The idea of a natural building school has been tossed around for years, as there is no comparable institution we know of in the Midwest, and we have nearly 20 years of collective experience in this realm. As well we talked on the geographical limitations of getting our products to market, acknowledging that the significant markets for organic, homemade, values-driven products are the larger regional cities (Fairfield, Columbia, St. Louis, Kansas City, Chicago).

We all seemed to leave the conversation with a buoyant sense of hope, along with an undertone of needing to focus our inspiration and turn it into reality. Somehow this seems to encapsulate the spirit of living here quite well for me.

Despite feelings of despair at times, wondering if we’re changing anything at all, there is no doubt that the public debate has shifted in the past decade. Climate change is now a more-or-less accepted reality, and the next step, figuring out how to reduce our collective impact, is coming ever more regularly into the spotlight. We certainly can’t claim responsibility, but we are working hard to help lead the debate.

We offer one vision of what living more lightly can look like, and people who visit and see our efforts, or read about them, seem to respond, to find some inspiration to make a shift their own lives, reducing their own footprint. That makes it all worth it.

The fact that I also enjoy the constant challenge of figuring out how to further reduce my own impact is just icing on the cake. Being surrounded here by others cooperating in the same efforts normalizes it, reducing the psychological strain of trying to swim upstream that I feel when I travel elsewhere. Things are improving elsewhere too, and that sustains my hope.

Some things just stay the same though; Star Wars is still as enjoyable to watch as ever. Saturday night Alyssa, Bear and Zane hosted a viewing of Star Wars (the first one, from the 70s), and for a bunch of kids in the Casa, it was their first time seeing it. Zane has been itching to see it for quite a while, and his parents felt like he was finally ready for it. Aurelia hadn’t seen it either, and I had curious feelings seeing her watch and respond to it for the first time, since I loved discovering that universe (so to speak) as a kid. Viewings of the other movies in the series are planned for subsequent weekends. Winter is great for this sort of thing.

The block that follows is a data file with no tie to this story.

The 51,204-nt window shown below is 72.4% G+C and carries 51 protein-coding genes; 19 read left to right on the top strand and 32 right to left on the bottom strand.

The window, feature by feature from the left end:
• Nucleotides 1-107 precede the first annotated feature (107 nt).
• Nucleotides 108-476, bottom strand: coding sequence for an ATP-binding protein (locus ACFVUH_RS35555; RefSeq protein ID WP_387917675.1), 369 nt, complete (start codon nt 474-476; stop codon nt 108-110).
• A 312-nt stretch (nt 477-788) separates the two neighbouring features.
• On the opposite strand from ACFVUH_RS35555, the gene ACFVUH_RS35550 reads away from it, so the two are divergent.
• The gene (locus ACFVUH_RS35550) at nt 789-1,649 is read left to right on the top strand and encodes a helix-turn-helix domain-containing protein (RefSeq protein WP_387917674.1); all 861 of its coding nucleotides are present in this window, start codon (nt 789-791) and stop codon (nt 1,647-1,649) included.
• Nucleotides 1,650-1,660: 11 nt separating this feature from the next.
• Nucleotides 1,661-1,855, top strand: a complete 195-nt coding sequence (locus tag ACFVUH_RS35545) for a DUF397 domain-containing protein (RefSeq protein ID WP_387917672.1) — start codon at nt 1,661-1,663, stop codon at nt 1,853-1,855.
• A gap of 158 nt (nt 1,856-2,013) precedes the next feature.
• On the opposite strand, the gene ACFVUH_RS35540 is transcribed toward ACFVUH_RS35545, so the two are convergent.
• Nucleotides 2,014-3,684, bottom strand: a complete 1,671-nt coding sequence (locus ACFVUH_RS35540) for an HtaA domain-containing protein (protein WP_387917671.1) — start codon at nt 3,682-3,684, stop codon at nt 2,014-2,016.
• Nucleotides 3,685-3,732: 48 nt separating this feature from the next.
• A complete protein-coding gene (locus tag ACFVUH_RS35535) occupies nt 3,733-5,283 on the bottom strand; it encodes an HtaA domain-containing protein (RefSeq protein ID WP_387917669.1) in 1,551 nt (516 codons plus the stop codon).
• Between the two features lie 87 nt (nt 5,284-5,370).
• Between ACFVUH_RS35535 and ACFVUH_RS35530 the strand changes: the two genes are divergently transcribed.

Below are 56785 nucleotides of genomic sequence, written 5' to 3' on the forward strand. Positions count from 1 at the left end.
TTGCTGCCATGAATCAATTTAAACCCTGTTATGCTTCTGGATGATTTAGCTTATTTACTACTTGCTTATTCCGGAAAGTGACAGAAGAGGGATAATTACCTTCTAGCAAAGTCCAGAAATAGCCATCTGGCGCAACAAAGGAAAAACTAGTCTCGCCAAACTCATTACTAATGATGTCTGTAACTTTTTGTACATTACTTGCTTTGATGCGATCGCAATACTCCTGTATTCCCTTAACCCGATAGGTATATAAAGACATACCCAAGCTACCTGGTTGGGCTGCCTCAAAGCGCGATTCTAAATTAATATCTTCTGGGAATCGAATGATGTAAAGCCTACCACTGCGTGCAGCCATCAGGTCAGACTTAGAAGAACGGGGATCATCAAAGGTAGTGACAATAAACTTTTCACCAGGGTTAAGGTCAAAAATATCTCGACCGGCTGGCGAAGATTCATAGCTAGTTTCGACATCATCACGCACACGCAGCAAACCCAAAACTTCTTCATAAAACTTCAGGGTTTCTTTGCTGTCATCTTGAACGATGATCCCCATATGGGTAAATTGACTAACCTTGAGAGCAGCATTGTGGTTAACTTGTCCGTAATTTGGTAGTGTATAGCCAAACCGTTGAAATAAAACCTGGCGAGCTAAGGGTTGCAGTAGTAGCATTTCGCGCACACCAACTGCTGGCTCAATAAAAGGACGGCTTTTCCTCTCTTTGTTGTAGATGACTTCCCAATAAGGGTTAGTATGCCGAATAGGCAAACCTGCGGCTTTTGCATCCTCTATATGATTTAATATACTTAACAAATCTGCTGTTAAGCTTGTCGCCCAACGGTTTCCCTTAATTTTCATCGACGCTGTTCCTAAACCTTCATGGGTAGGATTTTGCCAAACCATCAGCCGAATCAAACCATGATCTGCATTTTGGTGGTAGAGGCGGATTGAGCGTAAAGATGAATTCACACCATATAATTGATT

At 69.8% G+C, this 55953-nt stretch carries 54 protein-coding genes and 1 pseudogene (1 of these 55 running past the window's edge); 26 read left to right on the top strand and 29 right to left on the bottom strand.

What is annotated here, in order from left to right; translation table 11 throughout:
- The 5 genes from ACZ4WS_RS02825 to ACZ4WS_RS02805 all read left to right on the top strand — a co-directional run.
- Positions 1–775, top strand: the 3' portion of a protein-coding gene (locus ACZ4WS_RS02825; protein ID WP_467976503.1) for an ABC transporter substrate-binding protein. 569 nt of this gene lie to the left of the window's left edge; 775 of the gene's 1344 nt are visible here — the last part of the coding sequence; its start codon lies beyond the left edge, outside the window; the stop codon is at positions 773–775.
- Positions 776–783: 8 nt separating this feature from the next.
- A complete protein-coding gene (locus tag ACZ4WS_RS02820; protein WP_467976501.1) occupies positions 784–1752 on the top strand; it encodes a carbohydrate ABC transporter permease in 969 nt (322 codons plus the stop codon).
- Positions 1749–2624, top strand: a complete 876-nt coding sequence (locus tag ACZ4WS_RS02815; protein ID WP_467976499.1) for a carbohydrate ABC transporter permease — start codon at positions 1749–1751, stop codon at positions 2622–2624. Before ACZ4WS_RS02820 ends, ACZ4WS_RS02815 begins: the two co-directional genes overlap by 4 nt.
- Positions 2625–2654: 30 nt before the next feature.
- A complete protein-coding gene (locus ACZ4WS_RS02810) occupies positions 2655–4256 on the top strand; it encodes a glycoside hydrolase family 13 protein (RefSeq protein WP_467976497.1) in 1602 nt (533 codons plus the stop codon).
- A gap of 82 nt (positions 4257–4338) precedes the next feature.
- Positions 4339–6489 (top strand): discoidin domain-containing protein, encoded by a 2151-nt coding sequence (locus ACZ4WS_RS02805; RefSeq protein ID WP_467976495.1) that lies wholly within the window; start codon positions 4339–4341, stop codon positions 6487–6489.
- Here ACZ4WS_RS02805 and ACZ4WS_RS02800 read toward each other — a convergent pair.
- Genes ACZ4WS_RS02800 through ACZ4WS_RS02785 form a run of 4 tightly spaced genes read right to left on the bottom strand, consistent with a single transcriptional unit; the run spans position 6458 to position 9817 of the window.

One of our founders, Tony, who is on sabbatical right now, has just arrived for a visit, and in general people who’ve been on vacation for the holidays have started to return, so the population is feeling more bountiful again. All bring anecdotes about what they’ve seen and done lately, and also make for better attendance at community suppers, game nights, and other winter fun. More people warm up cold spaces faster too!

Hockey season is in full swing (though I have yet to get my skates laced up) and if ice conditions improve, we might even see some broomball games. Meanwhile, if we get just a touch more snow, we can inaugurate the sledding season as well. I’m doing my best to get into it all, despite the bracing conditions outside (loved that “high” temperature of -3 last week!).

I was relieved to get my seed, plant, and garden amendments ordering mostly wrapped up this week, with Alyssa organizing a group order from one of our favorites, Fedco up in Maine. Hard to believe it’ll be time to start some seedlings in a month or so. I sure like the warmth conjured up by the thought of planting a couple dozen raspberries and pear trees in a few months, and harvesting some of the same in high summer.

From Dancing Rabbit, warmth to you as you do your own version of winter down time and deep thoughts. Hope to see you here this coming year!

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LATE BREAKING NEWSFLASH! Dancing Rabbit Ecovillage is proud to announce our brand new “Intro to DR” video! We love it so much it’s right on our homepage… Plus the 2015 Visitor program dates are now up on our website– check ’em out!

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Dancing Rabbit Ecovillage is an intentional community and nonprofit outside Rutledge, in northeast Missouri, focused on demonstrating sustainable living possibilities. Find out more about us by visiting our website, reading our blog, or emailing us.